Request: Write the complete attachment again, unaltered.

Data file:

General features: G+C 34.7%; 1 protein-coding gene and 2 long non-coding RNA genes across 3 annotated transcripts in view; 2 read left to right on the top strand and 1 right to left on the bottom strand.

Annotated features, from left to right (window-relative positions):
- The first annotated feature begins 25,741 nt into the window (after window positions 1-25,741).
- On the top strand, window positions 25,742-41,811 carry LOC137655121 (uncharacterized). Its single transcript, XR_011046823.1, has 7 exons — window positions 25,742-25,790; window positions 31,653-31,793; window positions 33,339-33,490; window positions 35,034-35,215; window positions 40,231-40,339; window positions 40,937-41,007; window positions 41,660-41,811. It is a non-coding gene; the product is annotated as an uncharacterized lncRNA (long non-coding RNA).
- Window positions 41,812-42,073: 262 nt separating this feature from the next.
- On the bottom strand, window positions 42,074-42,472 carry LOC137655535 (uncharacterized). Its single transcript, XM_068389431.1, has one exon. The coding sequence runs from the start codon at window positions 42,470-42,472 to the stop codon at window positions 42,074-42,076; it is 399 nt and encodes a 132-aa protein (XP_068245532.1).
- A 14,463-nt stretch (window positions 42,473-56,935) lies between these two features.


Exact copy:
General features: G+C 34.7%; 1 protein-coding gene and 2 long non-coding RNA genes across 3 annotated transcripts in view; 2 read left to right on the top strand and 1 right to left on the bottom strand.

Annotated features, from left to right (window-relative positions):
- The first annotated feature begins 25,741 nt into the window (after window positions 1-25,741).
- On the top strand, window positions 25,742-41,811 carry LOC137655121 (uncharacterized). Its single transcript, XR_011046823.1, has 7 exons — window positions 25,742-25,790; window positions 31,653-31,793; window positions 33,339-33,490; window positions 35,034-35,215; window positions 40,231-40,339; window positions 40,937-41,007; window positions 41,660-41,811. It is a non-coding gene; the product is annotated as an uncharacterized lncRNA (long non-coding RNA).
- Window positions 41,812-42,073: 262 nt separating this feature from the next.
- On the bottom strand, window positions 42,074-42,472 carry LOC137655535 (uncharacterized). Its single transcript, XM_068389431.1, has one exon. The coding sequence runs from the start codon at window positions 42,470-42,472 to the stop codon at window positions 42,074-42,076; it is 399 nt and encodes a 132-aa protein (XP_068245532.1).
- A 14,463-nt stretch (window positions 42,473-56,935) lies between these two features.